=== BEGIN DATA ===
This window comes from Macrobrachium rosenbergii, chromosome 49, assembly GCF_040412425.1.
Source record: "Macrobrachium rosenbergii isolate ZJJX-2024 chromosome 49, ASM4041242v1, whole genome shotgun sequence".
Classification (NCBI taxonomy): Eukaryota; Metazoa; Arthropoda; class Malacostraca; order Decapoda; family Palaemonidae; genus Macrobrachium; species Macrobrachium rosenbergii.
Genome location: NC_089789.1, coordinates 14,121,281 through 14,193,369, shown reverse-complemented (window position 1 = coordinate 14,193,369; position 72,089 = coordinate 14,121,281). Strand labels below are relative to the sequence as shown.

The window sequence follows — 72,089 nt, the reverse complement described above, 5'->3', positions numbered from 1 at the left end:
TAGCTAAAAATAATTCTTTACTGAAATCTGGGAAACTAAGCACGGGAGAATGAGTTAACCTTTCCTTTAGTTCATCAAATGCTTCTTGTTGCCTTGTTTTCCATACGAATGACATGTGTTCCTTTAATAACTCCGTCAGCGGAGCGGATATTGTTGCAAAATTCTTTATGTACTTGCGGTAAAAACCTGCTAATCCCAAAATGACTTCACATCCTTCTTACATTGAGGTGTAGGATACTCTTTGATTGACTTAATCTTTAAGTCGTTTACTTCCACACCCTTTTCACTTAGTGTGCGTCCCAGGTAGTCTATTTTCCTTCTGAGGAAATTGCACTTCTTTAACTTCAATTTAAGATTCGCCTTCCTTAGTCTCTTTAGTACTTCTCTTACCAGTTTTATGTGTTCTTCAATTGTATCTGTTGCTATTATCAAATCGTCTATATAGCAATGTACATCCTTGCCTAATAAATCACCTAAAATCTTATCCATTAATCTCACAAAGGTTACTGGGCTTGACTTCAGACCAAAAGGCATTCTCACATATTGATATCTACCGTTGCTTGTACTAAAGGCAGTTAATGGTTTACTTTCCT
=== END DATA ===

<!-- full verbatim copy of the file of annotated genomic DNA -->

This window comes from Macrobrachium rosenbergii, chromosome 49, assembly GCF_040412425.1.
Source record: "Macrobrachium rosenbergii isolate ZJJX-2024 chromosome 49, ASM4041242v1, whole genome shotgun sequence".
Classification (NCBI taxonomy): Eukaryota; Metazoa; Arthropoda; class Malacostraca; order Decapoda; family Palaemonidae; genus Macrobrachium; species Macrobrachium rosenbergii.
Genome location: NC_089789.1, coordinates 14,121,281 through 14,193,369, shown reverse-complemented (window position 1 = coordinate 14,193,369; position 72,089 = coordinate 14,121,281). Strand labels below are relative to the sequence as shown.

The window sequence follows — 72,089 nt, the reverse complement described above, 5'->3', positions numbered from 1 at the left end:
TAGCTAAAAATAATTCTTTACTGAAATCTGGGAAACTAAGCACGGGAGAATGAGTTAACCTTTCCTTTAGTTCATCAAATGCTTCTTGTTGCCTTGTTTTCCATACGAATGACATGTGTTCCTTTAATAACTCCGTCAGCGGAGCGGATATTGTTGCAAAATTCTTTATGTACTTGCGGTAAAAACCTGCTAATCCCAAAATGACTTCACATCCTTCTTACATTGAGGTGTAGGATACTCTTTGATTGACTTAATCTTTAAGTCGTTTACTTCCACACCCTTTTCACTTAGTGTGCGTCCCAGGTAGTCTATTTTCCTTCTGAGGAAATTGCACTTCTTTAACTTCAATTTAAGATTCGCCTTCCTTAGTCTCTTTAGTACTTCTCTTACCAGTTTTATGTGTTCTTCAATTGTATCTGTTGCTATTATCAAATCGTCTATATAGCAATGTACATCCTTGCCTAATAAATCACCTAAAATCTTATCCATTAATCTCACAAAGGTTACTGGGCTTGACTTCAGACCAAAAGGCATTCTCACATATTGATATCTACCGTTGCTTGTACTAAAGGCAGTTAATGGTTTACTTTCCT